Field and Laboratory Evaluation of a New Ramping Techniques for Duct Leakage Testing

Publication Type

Journal Article



The DeltaQ duct leakage test has been developed over the past several years as an alternative to duct pressurization testing. A new ramping technique for obtaining the measured data has been developed in order to increase resolution at low envelope pressures and to make the test quicker and easier to perform. This study performed laboratory and field testing to investigate the bias and precision of the ramping technique and to determine test limits and recommendations for good practice. The laboratory testing compared the DeltaQ testing results to known measured leakage on a specially built tight duct system with known added leaks to evaluate potential biases and showed that the biases for the ramping test are typically less then 1% of system blower flow, with a range of zero to 1.5% of system blower flow. Additional pressurization tests were performed in the laboratory and showed that 0.1 in. water (25 Pa) pressurization tests have about 2 to 2.5 times the uncertainty bias for an individual test compared to DeltaQ. Correction factors to account for the pressure offset on the building envelope due to leakage imbalances and the change in duct static pressures due to duct leakage were found to be effective at reducing high leakage airflow over-predictions by reducing average flows by 10 cfm (5 L/s). The field testing used repeated tests in individual houses to examine repeatability and precision uncertainty. The experiences from field testing have shown that ramping is more time efficient and time savings are about 10 to 15 minutes and that the repeatability uncertainty is 1% of the 50 Pa (0.2 in. water) envelope leakage flow. Field tests to determine suitability for confirming zero duct leakage have shown that the same repeatability uncertainty can also be applied to the estimation of zero duct leakage. More houses need to be field tested for repeatability to confirm the finding that envelope leakage dominates over wind induced pressure fluctuations.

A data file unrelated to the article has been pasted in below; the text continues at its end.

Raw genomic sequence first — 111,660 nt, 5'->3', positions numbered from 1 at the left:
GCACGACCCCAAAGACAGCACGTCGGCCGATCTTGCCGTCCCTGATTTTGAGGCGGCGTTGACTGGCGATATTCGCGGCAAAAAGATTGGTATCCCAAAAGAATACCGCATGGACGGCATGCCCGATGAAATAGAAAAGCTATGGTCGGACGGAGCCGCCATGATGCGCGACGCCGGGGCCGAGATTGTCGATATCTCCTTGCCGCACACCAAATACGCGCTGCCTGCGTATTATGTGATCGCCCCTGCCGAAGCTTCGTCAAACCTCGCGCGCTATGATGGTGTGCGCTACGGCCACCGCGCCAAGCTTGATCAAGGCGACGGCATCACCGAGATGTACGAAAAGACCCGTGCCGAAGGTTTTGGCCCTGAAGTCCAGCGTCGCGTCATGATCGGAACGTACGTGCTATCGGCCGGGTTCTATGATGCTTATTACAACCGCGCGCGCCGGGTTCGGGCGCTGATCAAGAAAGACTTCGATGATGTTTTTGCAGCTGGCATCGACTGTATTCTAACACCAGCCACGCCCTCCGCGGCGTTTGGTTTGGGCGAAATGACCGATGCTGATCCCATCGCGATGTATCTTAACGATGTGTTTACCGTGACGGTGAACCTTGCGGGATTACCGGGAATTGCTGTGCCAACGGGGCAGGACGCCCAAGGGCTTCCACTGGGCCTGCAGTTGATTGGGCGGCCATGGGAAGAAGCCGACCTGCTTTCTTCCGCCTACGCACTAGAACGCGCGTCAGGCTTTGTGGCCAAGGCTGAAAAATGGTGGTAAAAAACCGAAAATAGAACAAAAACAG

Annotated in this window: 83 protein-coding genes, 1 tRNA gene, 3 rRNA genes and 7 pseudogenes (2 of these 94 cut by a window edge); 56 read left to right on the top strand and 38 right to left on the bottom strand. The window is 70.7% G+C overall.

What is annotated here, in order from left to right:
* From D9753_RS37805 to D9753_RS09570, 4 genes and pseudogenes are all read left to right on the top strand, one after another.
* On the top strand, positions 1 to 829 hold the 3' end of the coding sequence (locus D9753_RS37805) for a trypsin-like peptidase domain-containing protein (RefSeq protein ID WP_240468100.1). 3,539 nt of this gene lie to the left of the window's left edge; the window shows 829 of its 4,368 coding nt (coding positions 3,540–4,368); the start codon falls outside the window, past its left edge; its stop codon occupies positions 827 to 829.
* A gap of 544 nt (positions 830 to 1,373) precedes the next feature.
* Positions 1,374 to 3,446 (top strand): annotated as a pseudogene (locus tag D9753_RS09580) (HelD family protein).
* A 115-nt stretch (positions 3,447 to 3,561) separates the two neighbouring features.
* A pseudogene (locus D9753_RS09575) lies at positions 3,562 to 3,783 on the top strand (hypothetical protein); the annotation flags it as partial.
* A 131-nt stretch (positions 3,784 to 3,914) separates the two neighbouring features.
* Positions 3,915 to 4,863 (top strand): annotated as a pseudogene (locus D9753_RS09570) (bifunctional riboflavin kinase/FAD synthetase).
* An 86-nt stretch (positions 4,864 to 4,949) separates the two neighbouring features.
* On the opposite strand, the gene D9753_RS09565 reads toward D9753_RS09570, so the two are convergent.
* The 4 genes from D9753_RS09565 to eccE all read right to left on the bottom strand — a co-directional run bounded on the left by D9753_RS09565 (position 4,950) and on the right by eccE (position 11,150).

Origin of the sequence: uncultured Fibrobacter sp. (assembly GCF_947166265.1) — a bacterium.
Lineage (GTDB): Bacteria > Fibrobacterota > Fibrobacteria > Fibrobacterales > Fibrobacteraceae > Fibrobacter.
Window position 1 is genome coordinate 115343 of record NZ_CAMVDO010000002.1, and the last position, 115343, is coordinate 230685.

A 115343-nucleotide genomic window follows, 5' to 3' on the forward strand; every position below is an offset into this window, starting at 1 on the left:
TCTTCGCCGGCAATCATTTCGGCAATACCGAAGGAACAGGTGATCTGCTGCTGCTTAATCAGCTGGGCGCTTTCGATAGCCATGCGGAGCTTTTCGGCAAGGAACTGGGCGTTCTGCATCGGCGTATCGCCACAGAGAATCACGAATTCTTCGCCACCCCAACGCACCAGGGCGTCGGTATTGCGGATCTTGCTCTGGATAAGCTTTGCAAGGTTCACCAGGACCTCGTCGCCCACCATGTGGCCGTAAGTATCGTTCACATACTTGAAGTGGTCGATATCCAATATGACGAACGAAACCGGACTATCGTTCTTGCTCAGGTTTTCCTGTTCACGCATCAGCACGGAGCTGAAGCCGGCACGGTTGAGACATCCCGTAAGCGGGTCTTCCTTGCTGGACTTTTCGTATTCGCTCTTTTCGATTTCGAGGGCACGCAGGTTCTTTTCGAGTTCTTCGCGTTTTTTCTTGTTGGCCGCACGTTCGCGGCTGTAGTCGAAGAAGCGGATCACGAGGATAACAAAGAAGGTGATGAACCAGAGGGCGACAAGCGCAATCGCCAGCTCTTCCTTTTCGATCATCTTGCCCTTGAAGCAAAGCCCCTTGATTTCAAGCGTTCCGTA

ASHRAE Transactions



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